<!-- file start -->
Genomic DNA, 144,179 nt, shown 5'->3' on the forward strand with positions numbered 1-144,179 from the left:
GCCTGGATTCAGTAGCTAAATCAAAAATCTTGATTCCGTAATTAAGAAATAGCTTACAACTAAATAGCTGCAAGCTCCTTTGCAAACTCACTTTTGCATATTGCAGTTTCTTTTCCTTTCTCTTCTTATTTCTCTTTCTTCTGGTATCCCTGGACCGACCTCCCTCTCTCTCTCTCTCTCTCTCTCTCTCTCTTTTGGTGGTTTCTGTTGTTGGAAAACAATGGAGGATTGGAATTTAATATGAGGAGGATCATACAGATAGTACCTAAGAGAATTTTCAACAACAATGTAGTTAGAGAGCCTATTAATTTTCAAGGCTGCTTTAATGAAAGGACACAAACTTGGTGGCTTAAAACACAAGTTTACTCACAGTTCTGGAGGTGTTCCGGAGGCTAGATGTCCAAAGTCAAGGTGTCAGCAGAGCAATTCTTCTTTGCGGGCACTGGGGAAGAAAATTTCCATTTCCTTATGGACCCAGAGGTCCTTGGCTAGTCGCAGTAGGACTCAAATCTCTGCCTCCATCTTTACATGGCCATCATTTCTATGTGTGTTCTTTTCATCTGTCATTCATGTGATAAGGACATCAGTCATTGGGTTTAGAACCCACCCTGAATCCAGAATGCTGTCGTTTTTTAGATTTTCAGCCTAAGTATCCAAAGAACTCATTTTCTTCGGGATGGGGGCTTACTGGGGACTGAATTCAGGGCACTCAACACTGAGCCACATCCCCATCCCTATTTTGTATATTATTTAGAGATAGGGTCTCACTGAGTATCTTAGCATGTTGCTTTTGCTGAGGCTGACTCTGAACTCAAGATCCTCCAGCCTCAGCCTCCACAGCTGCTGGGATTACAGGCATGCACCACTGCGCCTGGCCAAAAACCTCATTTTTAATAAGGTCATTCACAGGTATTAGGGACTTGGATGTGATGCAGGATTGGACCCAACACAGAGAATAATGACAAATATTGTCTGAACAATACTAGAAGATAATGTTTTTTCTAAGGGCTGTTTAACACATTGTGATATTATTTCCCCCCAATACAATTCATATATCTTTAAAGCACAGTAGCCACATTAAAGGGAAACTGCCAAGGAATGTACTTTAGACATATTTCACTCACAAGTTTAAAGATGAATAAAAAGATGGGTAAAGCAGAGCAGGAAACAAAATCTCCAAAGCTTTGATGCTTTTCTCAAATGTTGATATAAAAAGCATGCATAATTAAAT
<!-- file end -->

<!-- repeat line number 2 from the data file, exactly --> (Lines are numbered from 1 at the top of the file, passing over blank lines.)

GCCTGGATTCAGTAGCTAAATCAAAAATCTTGATTCCGTAATTAAGAAATAGCTTACAACTAAATAGCTGCAAGCTCCTTTGCAAACTCACTTTTGCATATTGCAGTTTCTTTTCCTTTCTCTTCTTATTTCTCTTTCTTCTGGTATCCCTGGACCGACCTCCCTCTCTCTCTCTCTCTCTCTCTCTCTCTCTTTTGGTGGTTTCTGTTGTTGGAAAACAATGGAGGATTGGAATTTAATATGAGGAGGATCATACAGATAGTACCTAAGAGAATTTTCAACAACAATGTAGTTAGAGAGCCTATTAATTTTCAAGGCTGCTTTAATGAAAGGACACAAACTTGGTGGCTTAAAACACAAGTTTACTCACAGTTCTGGAGGTGTTCCGGAGGCTAGATGTCCAAAGTCAAGGTGTCAGCAGAGCAATTCTTCTTTGCGGGCACTGGGGAAGAAAATTTCCATTTCCTTATGGACCCAGAGGTCCTTGGCTAGTCGCAGTAGGACTCAAATCTCTGCCTCCATCTTTACATGGCCATCATTTCTATGTGTGTTCTTTTCATCTGTCATTCATGTGATAAGGACATCAGTCATTGGGTTTAGAACCCACCCTGAATCCAGAATGCTGTCGTTTTTTAGATTTTCAGCCTAAGTATCCAAAGAACTCATTTTCTTCGGGATGGGGGCTTACTGGGGACTGAATTCAGGGCACTCAACACTGAGCCACATCCCCATCCCTATTTTGTATATTATTTAGAGATAGGGTCTCACTGAGTATCTTAGCATGTTGCTTTTGCTGAGGCTGACTCTGAACTCAAGATCCTCCAGCCTCAGCCTCCACAGCTGCTGGGATTACAGGCATGCACCACTGCGCCTGGCCAAAAACCTCATTTTTAATAAGGTCATTCACAGGTATTAGGGACTTGGATGTGATGCAGGATTGGACCCAACACAGAGAATAATGACAAATATTGTCTGAACAATACTAGAAGATAATGTTTTTTCTAAGGGCTGTTTAACACATTGTGATATTATTTCCCCCCAATACAATTCATATATCTTTAAAGCACAGTAGCCACATTAAAGGGAAACTGCCAAGGAATGTACTTTAGACATATTTCACTCACAAGTTTAAAGATGAATAAAAAGATGGGTAAAGCAGAGCAGGAAACAAAATCTCCAAAGCTTTGATGCTTTTCTCAAATGTTGATATAAAAAGCATGCATAATTAAAT